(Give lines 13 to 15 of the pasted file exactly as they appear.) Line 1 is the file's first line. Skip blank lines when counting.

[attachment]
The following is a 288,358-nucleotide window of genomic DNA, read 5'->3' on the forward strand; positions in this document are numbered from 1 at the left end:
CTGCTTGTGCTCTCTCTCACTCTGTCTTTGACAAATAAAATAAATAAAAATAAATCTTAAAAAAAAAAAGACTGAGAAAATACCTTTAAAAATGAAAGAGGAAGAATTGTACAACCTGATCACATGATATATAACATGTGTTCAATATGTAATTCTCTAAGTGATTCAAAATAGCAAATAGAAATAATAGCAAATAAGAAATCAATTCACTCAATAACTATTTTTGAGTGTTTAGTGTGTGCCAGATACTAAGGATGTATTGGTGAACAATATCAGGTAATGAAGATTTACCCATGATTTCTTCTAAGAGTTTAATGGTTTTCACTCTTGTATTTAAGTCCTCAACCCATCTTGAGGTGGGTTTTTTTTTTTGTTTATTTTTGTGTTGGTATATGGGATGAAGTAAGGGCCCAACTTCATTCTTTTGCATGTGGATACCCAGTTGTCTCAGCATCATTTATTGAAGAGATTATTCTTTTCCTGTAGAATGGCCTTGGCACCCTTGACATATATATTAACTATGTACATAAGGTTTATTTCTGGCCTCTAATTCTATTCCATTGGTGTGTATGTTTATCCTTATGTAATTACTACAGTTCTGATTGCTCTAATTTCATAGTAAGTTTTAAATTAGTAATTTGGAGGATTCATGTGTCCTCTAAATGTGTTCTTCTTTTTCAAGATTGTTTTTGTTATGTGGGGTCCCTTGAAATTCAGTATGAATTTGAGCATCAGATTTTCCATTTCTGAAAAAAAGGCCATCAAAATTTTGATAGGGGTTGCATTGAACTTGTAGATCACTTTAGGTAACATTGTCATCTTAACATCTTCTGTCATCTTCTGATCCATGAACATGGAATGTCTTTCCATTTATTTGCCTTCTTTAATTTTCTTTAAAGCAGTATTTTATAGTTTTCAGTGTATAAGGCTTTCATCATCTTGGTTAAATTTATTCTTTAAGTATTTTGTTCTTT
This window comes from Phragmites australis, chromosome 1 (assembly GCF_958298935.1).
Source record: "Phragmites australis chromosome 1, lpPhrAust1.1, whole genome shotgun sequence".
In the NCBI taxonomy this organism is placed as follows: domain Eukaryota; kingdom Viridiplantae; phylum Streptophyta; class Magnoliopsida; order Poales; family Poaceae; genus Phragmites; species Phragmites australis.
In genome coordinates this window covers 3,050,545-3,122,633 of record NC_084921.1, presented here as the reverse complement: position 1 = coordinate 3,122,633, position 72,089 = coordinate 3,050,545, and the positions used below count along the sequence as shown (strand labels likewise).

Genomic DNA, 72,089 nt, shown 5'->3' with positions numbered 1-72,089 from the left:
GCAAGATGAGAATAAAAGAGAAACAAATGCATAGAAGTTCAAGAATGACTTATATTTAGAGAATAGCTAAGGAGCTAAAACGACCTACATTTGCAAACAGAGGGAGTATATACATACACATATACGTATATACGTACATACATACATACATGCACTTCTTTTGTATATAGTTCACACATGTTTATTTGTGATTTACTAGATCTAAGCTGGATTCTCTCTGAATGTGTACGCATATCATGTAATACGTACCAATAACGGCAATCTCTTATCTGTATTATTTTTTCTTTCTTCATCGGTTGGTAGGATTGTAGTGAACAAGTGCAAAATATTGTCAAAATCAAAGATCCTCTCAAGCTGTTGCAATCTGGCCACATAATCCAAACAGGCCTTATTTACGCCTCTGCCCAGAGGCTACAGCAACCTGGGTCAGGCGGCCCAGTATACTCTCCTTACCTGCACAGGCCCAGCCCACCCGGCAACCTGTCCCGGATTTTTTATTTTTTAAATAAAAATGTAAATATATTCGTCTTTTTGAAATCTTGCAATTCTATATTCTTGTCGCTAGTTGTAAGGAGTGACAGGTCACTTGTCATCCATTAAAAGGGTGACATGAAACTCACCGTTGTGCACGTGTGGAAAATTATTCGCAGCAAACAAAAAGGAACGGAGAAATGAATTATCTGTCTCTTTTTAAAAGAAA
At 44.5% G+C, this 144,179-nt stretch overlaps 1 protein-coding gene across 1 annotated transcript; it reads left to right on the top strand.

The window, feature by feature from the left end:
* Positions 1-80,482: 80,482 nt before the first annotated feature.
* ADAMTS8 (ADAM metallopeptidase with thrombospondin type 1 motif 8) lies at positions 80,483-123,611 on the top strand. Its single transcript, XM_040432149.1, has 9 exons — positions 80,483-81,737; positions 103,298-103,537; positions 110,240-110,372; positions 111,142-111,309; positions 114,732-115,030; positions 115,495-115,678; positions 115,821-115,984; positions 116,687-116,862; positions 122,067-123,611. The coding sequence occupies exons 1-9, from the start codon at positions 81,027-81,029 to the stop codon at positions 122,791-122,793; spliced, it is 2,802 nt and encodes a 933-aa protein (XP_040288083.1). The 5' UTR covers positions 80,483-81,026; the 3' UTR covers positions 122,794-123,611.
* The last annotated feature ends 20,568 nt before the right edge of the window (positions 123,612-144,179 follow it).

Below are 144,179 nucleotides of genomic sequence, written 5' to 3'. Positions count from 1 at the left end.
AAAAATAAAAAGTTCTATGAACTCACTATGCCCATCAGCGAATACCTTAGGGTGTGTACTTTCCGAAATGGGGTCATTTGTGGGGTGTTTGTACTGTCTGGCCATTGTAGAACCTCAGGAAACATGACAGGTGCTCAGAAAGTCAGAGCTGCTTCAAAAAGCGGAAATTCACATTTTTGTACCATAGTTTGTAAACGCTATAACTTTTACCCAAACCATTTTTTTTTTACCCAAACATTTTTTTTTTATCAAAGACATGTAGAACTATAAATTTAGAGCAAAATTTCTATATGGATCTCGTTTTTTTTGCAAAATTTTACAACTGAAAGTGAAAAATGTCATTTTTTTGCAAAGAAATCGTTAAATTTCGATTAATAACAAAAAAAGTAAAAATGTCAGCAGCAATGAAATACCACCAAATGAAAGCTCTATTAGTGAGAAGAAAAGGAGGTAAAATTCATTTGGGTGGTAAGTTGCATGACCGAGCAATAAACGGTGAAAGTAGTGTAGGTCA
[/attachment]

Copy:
* The last annotated feature ends 20,568 nt before the right edge of the window (positions 123,612-144,179 follow it).

Below are 144,179 nucleotides of genomic sequence, written 5' to 3'. Positions count from 1 at the left end.
AAAAATAAAAAGTTCTATGAACTCACTATGCCCATCAGCGAATACCTTAGGGTGTGTACTTTCCGAAATGGGGTCATTTGTGGGGTGTTTGTACTGTCTGGCCATTGTAGAACCTCAGGAAACATGACAGGTGCTCAGAAAGTCAGAGCTGCTTCAAAAAGCGGAAATTCACATTTTTGTACCATAGTTTGTAAACGCTATAACTTTTACCCAAACCATTTTTTTTTTACCCAAACATTTTTTTTTTATCAAAGACATGTAGAACTATAAATTTAGAGCAAAATTTCTATATGGATCTCGTTTTTTTTGCAAAATTTTACAACTGAAAGTGAAAAATGTCATTTTTTTGCAAAGAAATCGTTAAATTTCGATTAATAACAAAAAAAGTAAAAATGTCAGCAGCAATGAAATACCACCAAATGAAAGCTCTATTAGTGAGAAGAAAAGGAGGTAAAATTCATTTGGGTGGTAAGTTGCATGACCGAGCAATAAACGGTGAAAGTAGTGTAGGTCA